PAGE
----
Homeowners Association Fee (HOA) - Is becoming a more common expense for Edmonton homeowners. It is a small annual fee to maintain a community. An HOA fee may cover things such as community fences, water features or playgrounds.

IDX - Internet Data Exchange - a multiple listing service syndications on Edmonton REALTOR® websites which provide real estate internet data and can showcase listings.

Joint Tenancy — A form of ownership in which two or more individuals (often spouses) have an equal share in the ownership of a property. In the event of one owner's death, his or her share is automatically transferred to the surviving owner; and does not become part of the deceased's estate.

Latent Defects - a defect in a property such as mould hiding beneath the surface of a floor or wall which can often go unfound by inspectors.

Lien — Any legal claim against a property, filed to ensure payment of a debt. It is a debt placed against a sellers residence, usually when a party says they are owed a debt by the owner of a property. At closing, the seller's lawyer (assuming there is enough property equity) will pay out the lien.

List Price - The asking price of a property. Note this may or may not be a fair market value price or the price a seller would be willing to accept.

Listing REALTOR® — The REALTOR® who signs a contract on behalf of the brokerage with an owner to sell the property.

Listing Contract — The legal agreement between the listing brokerage and the seller, setting out the services to be rendered, describing the property for sale and stating the terms of payment. A commission is generally payable to the brokerage upon completion of a sale.

Listing Presentation - a presentation customized by an agent who provides information on how they get the job done. Every Edmonton REALTOR® listing presentations is unique offering different real estate services. Note - Not all Edmonton REALTOR® provide the same services.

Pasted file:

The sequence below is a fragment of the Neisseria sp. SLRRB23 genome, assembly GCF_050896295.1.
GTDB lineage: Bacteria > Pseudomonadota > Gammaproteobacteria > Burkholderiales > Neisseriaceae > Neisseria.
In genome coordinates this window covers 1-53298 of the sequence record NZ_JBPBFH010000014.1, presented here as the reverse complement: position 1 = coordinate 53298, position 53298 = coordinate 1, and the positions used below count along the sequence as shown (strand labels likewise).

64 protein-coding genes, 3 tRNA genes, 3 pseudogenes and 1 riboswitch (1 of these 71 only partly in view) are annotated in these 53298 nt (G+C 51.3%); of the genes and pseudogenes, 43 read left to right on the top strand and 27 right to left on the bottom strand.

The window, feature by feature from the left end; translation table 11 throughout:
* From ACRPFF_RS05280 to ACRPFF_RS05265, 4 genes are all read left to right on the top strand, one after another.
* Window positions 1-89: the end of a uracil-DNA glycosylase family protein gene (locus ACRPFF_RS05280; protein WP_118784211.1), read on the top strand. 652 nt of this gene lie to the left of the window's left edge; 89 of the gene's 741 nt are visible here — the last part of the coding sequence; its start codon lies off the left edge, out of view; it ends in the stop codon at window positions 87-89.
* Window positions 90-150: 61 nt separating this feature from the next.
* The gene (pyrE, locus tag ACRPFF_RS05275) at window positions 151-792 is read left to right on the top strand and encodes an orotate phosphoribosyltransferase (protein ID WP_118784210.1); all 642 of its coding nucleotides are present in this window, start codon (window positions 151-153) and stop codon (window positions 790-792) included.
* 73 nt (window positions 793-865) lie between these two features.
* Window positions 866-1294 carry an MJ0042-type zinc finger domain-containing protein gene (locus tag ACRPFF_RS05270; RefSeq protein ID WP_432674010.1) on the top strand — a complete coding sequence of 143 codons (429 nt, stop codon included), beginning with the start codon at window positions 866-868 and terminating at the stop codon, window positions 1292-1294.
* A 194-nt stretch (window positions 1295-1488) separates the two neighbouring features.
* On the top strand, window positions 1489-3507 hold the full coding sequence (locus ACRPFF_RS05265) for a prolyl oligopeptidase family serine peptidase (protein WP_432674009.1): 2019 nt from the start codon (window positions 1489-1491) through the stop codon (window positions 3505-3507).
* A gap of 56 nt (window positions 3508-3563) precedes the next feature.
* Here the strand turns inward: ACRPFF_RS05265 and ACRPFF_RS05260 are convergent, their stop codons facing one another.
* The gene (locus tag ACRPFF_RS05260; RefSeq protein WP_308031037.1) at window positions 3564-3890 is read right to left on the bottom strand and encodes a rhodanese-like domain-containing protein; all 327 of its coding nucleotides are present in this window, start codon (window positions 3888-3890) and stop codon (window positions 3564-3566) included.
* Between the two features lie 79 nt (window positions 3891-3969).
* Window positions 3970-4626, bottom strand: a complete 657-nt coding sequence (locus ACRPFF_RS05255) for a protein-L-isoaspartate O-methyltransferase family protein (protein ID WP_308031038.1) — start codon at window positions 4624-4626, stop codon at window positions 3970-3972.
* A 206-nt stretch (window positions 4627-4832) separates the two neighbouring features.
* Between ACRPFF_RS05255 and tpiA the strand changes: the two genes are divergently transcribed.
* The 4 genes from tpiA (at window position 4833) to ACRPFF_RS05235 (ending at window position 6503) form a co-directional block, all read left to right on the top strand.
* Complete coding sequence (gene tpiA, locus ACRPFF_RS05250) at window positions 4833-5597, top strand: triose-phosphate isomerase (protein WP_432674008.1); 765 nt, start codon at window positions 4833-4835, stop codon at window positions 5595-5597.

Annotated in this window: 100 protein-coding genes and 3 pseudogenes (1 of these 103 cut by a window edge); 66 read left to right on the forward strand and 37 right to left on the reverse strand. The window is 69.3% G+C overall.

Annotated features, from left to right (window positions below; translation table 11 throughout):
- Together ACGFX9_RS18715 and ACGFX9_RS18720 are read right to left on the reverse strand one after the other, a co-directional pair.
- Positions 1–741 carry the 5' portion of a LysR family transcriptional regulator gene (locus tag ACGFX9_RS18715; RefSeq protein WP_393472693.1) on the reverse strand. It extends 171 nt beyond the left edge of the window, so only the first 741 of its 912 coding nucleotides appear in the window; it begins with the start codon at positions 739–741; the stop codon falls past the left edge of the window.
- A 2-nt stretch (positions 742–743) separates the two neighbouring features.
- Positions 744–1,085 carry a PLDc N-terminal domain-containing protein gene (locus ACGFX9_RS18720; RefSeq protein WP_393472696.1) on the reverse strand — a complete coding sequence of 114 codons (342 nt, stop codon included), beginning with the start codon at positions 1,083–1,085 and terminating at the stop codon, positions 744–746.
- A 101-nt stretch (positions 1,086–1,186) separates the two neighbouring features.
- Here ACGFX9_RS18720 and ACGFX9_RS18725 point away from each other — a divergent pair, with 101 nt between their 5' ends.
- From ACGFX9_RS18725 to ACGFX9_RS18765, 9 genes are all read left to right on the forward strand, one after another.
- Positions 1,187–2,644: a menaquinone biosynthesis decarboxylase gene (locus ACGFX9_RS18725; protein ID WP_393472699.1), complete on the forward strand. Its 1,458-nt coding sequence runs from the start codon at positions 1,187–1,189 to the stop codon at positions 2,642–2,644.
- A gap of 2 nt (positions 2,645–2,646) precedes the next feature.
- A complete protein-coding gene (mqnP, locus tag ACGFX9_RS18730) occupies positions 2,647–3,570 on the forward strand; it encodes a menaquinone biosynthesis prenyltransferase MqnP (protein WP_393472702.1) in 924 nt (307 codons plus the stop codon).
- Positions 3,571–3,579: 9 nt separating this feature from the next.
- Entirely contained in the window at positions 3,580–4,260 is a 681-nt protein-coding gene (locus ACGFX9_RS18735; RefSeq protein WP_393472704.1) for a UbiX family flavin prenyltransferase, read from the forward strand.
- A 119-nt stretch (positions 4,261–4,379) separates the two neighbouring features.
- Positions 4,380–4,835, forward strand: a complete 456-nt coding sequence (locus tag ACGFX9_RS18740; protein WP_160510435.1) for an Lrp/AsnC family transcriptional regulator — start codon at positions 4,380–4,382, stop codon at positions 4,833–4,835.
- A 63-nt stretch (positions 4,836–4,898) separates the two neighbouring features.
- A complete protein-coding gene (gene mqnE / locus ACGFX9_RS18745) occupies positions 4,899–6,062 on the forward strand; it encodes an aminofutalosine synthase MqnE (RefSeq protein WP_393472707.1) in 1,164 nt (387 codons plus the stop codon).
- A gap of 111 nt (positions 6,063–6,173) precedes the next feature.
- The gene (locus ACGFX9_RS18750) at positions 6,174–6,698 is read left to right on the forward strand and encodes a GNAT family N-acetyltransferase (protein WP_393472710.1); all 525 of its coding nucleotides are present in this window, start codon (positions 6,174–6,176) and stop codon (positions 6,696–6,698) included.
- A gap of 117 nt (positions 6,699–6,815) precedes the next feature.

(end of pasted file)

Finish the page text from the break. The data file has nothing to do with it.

Lockbox - A small electronic box used to store keys to a home for easy access for licenced REALTORS® to show clients the listing to prospective buyers. If a REALTOR® is not licenced by our Edmonton Real Estate Board, they may not be able to access the lockbox.

Mortgage — A contract between a borrower and a lender. The borrower pledges a property as security to guarantee repayment of the mortgage debt. Lenders consider both the property (security) and the financial worth of the borrower (covenant) in deciding on a mortgage loan. See below for more on mortgage terminology.

Mortgage Life Insurance — Insurance that pays off the mortgage debt should the insured borrower die.

Mortgagee — The person or financial institution lending the money, secured by a mortgage.

Mortgagor — The property owner borrowing the money, secured by a mortgage.

Mortgage Broker — A person or company having contacts with financial institutions or individuals wishing to invest in mortgages. The mortgagor pays the broker a fee for arranging the mortgage. Appraisal and legal services may or may not be included in the fee.

Multiple Listing Service® System — An MLS® System is a cooperative selling system operated and promoted by a Board or Association in association with the MLS® Marks. An MLS® System includes an inventory of listings of participating REALTORS® and ensures a certain level of accuracy of information, professionalism and cooperation amongst REALTORS® to effect the purchase and sale of real estate.